The city of Florence may seem as if it draws all of its beauty from the Renaissance: a living, breathing homage filled with beautiful palazzos framed by orange trees, cathedrals with intricately sculpted domes, and incredible works of art hidden in the courtyards of private homes. But the city has a far more ancient beauty in the form of medieval architecture, much of which has been sadly torn down. One beautiful building that survived from the era, though, is the Palazzo Spini Feroni, which for the last 80 years has been the headquarters of beloved fashion brand Salvatore Ferragamo.
The palazzo provided a stable base from which Ferragamo, named after its founder, turned into a global empire (including a boutique on Vancouver’s coveted Robson Street). The company celebrates its history while also always pushing forward, such as with its new shoe design master’s program in partnership with Florentine fashion school Polimoda.
It all began with a passionate aspiring shoe designer from a poor village near Naples who arrived in California in 1915 to make a name for himself, not knowing where he was going to sleep or how he was going to afford to eat. Today, that journey—the visionary’s voyage to America and his relationship with Hollywood—has become part of a fantastic new exhibition at the palazzo’s onsite Museo Salvatore Ferragamo. Walking through the modern glass doors, history is nestled alongside modernity at every turn. The intricate detail of the palace’s architecture is breathtaking in itself, from glossy marble columns to ornate murals covering the walls, but it is also evident how much love and effort has gone into restoring this space.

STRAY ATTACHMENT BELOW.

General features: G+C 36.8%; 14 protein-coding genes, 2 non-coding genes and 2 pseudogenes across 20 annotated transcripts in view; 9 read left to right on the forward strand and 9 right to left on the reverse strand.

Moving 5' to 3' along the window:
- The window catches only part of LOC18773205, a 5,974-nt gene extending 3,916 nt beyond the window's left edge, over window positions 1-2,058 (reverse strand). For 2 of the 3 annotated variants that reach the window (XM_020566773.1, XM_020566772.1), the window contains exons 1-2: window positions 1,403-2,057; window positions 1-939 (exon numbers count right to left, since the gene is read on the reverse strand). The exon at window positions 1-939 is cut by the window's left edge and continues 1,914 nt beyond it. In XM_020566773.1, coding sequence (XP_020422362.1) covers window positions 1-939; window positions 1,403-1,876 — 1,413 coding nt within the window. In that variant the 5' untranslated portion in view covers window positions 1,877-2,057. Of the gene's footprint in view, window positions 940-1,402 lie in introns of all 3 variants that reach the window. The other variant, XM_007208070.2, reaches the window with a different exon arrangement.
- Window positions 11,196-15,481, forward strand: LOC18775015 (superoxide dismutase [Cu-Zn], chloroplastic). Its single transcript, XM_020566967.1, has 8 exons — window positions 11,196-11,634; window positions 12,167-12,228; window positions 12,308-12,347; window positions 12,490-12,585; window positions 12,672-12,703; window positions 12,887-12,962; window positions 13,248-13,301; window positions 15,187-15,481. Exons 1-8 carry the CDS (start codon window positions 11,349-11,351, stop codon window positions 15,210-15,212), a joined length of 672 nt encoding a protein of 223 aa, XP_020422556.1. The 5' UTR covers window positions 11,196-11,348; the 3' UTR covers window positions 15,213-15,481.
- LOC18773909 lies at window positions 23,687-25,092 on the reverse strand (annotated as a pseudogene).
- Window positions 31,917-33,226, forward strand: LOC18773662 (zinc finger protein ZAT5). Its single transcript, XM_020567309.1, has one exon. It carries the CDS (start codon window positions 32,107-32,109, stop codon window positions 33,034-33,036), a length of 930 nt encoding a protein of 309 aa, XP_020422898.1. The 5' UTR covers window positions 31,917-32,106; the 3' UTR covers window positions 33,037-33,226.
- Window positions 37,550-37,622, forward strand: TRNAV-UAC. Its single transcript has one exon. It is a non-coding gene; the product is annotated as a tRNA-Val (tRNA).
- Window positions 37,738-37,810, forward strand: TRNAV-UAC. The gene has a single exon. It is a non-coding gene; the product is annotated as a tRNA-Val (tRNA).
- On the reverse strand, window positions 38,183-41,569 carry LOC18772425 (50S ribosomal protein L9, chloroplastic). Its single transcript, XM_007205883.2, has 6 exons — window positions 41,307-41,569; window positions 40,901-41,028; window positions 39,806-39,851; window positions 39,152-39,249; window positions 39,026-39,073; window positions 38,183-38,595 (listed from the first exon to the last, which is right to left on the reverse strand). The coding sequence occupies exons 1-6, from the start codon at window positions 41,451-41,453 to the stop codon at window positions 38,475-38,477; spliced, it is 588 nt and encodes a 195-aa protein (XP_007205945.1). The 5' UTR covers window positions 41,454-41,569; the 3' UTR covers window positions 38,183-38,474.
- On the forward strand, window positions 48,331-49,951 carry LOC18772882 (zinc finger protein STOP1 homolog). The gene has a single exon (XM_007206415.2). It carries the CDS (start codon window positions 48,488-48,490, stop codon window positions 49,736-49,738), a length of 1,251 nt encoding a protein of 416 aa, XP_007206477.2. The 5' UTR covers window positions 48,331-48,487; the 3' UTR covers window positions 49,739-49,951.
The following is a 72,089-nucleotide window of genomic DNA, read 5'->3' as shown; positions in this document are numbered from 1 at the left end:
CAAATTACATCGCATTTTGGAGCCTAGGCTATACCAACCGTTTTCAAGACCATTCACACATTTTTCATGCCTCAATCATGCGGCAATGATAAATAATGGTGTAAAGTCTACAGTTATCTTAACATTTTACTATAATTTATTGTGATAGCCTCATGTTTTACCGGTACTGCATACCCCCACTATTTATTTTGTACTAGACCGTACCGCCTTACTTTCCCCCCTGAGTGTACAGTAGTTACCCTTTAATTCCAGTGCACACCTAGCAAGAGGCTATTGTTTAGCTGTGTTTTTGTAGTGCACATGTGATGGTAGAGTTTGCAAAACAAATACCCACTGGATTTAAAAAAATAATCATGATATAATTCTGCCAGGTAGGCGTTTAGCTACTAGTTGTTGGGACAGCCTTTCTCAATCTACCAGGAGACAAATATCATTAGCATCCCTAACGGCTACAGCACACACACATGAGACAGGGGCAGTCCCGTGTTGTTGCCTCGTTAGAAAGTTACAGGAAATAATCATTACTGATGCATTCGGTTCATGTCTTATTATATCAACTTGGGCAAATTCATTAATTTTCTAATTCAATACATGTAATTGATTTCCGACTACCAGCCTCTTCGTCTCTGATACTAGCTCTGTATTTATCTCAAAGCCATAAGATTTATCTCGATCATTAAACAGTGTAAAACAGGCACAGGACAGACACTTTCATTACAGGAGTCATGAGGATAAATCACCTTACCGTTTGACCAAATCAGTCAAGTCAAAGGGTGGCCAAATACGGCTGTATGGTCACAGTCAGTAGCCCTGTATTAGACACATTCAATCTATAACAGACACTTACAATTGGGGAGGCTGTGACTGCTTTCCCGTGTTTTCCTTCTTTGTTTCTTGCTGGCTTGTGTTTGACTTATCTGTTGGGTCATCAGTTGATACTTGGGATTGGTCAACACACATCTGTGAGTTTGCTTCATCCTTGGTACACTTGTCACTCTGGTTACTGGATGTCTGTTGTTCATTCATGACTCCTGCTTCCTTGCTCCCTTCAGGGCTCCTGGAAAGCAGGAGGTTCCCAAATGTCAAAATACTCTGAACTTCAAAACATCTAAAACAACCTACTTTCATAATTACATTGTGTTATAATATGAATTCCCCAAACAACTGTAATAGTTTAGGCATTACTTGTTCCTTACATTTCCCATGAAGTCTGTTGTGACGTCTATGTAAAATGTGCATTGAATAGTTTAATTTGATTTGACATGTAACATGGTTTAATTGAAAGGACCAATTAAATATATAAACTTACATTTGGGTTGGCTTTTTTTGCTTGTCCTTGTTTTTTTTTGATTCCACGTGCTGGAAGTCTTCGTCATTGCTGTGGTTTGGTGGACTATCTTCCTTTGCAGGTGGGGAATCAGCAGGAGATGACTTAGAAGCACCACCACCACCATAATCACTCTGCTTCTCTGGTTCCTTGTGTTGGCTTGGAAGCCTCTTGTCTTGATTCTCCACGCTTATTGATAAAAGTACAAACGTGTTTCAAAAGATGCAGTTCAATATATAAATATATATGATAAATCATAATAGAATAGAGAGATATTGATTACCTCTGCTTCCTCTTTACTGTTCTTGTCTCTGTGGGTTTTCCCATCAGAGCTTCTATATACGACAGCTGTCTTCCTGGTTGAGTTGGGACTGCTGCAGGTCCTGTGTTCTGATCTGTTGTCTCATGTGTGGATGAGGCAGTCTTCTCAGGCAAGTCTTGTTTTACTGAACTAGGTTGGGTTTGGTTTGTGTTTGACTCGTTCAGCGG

An exquisitely appointed corridor decorated with art and soft lighting siphons off into rooms filled with glass-encased sketches of Salvatore’s shoe designs. In one space, mounted wooden lasts (which Salvatore used to model his first creations on) sit on a polished table, while long, plush drapes gently press the sun’s glare away. A vast painting by Bernardino Paccetti and Ranieri del Pace covers one side of the wall, the sight of which creates a hushed reverence. There is also a tiny chapel, a place of such beauty and calm that it is easy to imagine the designer himself coming here for quiet reflection under the gaze of stone cherubs.
Salvatore died in 1960 at the age of 62, and it’s a testament to the strength of his intellect that his business is still thriving nearly 60 years later—something his daughter (the second-eldest of six children) Giovanna Gentile Ferragamo, who serves on the brand’s board of directors, is proud to honour and push forward.